The Casting Society of America will host two virtual events this weekend for actors who are veterans of the armed forces. “Business of the Business,” an acting training event, will be held on Saturday, followed by an online open call on Sunday. Both are part of the CSA’s Commitment to Equity in Entertainment in Casting Initiative, a series of conversations, training events, and opportunities designed to change how actors in historically underrepresented communities are afforded access to job opportunities.
“The military veterans initiative continues our commitment to connect our casting director members with underrepresented artists, including Native American and Indigenous actors, trans and non-binary actors, performers with disabilities, seniors and Middle Eastern, North African & South Asian actors,” said CSA president Russell Boast. “These important events help casting directors to discover new talent and to better cast authentically with the ultimate goal of creating lasting change throughout the industry.”
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The “Business of the Business” and actor training event on Saturday will prepare actors for the following day’s open call, providing them with an opportunity to perform a prepared scene of their choice in front of a panel of professional casting directors. More than 30 casting directors will be taking part in the events.
Both events are for union and nonunion professionally trained actors and those actively pursuing professional careers as performers. Actors who are military veterans and casting professionals (casting directors, associates and assistants), talent agents, and talent managers are invited.
Register here for Saturday’s session, which starts at 1 pm:
Register here for Sunday’s open call, which runs from noon to 5 pm:
“As a casting director of the NCIS franchise, we have been incredibly fortunate to work with numerous service members over the years,” said CSA member Jason Kennedy, who will be taking part in the events. “I hope to help expand the same opportunities across the television and film spectrum. We are thankful for the service of our military veterans and we are honored to be working with them as they pursue their dreams in entertainment. Our veterans bring a unique set of life experiences and skills to the craft by enriching characters with authenticity, perspective, and understanding. I believe it is our duty as entertainment professionals to recognize the often overlooked community of military veterans and enact the kind of change that will increase awareness, visibility, and opportunities for these dedicated men and women.”
“It is an honor to get to know the veteran acting community and to share my knowledge of the entertainment industry,” said casting director Rosalie Joseph, who will also take part in the events. “Hearing the stories of many veterans and their experiences of spending years in service while civilian actors were getting their start has impacted me. By creating and holding the Veterans initiative, our goals are to fill the gap in training by creating opportunities, teaching successful business practices, and offering tools to sharpen their audition techniques. We are very appreciative of our Veterans and owe them so much. We will be a better industry by making their talents, special skills, experiences and insights more visible in the media and beyond.”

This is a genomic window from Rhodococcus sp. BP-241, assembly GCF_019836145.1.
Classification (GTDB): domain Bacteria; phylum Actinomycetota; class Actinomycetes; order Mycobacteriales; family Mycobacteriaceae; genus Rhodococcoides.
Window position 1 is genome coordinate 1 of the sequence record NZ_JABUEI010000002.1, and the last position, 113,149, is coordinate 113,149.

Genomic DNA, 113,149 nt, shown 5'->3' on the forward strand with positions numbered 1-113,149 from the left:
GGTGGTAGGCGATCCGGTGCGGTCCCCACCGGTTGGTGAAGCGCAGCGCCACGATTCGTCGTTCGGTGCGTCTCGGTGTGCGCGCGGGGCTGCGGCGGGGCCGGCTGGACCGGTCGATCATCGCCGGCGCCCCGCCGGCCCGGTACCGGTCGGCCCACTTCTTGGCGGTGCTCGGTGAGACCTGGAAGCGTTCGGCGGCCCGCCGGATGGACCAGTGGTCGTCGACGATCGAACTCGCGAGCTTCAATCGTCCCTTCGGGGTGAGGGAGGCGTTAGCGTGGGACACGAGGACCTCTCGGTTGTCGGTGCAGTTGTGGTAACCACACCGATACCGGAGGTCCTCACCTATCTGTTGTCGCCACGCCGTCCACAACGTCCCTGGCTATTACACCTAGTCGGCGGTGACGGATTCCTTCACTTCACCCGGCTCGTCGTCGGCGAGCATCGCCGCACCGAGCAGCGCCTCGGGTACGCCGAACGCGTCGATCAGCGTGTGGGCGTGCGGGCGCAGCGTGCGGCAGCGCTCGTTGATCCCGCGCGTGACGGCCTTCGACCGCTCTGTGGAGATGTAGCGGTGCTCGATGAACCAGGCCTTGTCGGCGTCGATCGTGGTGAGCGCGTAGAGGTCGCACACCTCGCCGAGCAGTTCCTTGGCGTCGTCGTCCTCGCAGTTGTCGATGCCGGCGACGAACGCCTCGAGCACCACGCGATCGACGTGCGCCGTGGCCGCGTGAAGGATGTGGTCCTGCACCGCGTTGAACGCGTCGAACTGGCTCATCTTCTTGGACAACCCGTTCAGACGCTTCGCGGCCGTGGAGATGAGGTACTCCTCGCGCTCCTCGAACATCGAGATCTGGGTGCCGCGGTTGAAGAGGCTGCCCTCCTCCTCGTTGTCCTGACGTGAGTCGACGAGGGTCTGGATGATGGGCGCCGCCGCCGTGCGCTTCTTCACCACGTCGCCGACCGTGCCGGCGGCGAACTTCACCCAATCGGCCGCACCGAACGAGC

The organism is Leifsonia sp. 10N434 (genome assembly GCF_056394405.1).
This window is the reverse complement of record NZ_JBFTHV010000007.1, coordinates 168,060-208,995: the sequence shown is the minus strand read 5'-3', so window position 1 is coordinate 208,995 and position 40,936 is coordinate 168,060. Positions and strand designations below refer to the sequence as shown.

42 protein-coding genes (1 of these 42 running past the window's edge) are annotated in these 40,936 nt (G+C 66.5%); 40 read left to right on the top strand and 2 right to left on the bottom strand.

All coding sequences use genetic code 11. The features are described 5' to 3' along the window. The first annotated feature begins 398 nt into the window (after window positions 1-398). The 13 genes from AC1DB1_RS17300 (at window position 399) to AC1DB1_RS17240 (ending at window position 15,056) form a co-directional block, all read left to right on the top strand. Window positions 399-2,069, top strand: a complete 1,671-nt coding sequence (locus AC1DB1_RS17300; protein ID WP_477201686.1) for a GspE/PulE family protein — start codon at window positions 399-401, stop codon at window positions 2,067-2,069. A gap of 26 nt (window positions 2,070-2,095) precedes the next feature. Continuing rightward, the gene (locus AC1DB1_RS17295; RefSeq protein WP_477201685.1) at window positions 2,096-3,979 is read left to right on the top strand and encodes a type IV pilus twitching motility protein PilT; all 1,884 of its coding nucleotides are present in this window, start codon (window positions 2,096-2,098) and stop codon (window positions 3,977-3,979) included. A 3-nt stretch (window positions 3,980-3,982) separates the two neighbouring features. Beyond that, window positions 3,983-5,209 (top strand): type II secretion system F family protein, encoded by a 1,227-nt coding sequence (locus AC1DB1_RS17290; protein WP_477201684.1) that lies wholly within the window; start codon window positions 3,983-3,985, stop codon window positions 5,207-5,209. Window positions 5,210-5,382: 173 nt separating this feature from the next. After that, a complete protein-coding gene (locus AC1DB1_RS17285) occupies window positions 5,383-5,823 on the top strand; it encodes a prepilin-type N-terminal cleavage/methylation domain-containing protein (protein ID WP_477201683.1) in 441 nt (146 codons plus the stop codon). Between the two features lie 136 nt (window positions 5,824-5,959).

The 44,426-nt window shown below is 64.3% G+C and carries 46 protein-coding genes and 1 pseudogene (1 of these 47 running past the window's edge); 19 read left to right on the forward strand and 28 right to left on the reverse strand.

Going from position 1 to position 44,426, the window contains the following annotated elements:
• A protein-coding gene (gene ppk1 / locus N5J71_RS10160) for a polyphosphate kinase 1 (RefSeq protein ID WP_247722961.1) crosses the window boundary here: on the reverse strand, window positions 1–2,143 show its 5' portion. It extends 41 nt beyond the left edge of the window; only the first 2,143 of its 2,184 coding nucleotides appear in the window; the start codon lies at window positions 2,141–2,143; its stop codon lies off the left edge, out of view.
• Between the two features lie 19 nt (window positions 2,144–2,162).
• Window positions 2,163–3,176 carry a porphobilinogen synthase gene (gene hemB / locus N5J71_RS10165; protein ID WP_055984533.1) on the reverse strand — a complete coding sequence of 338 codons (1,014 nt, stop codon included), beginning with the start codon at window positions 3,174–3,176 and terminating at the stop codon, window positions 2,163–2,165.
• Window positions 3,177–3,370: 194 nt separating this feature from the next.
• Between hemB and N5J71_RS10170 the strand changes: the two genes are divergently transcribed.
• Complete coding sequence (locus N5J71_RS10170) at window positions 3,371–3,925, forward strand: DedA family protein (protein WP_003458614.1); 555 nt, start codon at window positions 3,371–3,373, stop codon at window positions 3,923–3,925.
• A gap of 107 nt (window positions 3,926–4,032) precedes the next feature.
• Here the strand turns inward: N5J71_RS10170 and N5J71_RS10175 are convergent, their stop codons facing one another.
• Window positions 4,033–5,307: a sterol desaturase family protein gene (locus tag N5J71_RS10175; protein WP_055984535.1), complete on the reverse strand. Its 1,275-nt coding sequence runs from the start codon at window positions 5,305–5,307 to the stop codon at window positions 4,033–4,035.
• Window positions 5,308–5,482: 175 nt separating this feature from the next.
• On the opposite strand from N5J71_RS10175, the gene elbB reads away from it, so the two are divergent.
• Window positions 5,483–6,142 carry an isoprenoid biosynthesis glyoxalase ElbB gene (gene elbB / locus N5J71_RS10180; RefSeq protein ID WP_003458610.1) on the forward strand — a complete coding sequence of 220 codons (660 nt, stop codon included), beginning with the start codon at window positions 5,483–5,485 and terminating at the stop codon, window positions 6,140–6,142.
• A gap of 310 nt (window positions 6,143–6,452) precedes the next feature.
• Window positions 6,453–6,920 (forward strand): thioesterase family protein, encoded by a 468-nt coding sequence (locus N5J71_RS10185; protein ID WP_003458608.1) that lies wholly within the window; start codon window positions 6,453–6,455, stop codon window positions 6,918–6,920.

“For years, military veterans have found themselves portrayed on television and film in an often unflattering and sometimes exploitative light,” said actor Jennifer Marshall, a Navy veteran and advocate for the veteran community. “Ensuring that veterans have an equal shot at accurate and fair representation on screen is a winning proposition for everyone. Being involved in the telling of our own stories brings authenticity and heart to the project. CSA has been instrumental in ensuring underrepresented actors are included in the storytelling process, and our community is excited to see the effect this initiative will have on future projects and the industry as a whole.”
“As U.S. military veterans, we are the silent minority,” said actor and former U.S. Marine James Taku Leung. “The most important measure of the population in the country, the United States Census, which we just took in 2020, doesn’t even have a question to identify us. We signed a contract to defend this country with our life, but we are overlooked and misunderstood by society. Many of us are even afraid to mention we are veterans on our resumes or at auditions. It is time we educate America through representation. We are grateful that CSA is giving us the opportunity to be heard and recognized as an integral and authentic part of the acting community and of the United States of America.”
“Our nation’s military branches produce highly skilled, disciplined, and talented professionals,” said talent agent Tiauna Jackson, who is president of the Buffalo Soldiers of America, a non-profit organization dedicated to preserving the legacy of the Buffalo Soldiers –- the African Americans who served in the Army’s 10th Cavalry Regiment after the Civil War. “When it comes to the performing arts, veterans are committed and dedicated to mastering the nuances of the craft. They show up prepared and bring authenticity to roles, mainly due to untraditional life experiences. I’m delighted that the CSA is consciously making time to shepherd our nation’s heroes as they navigate their entertainment careers.”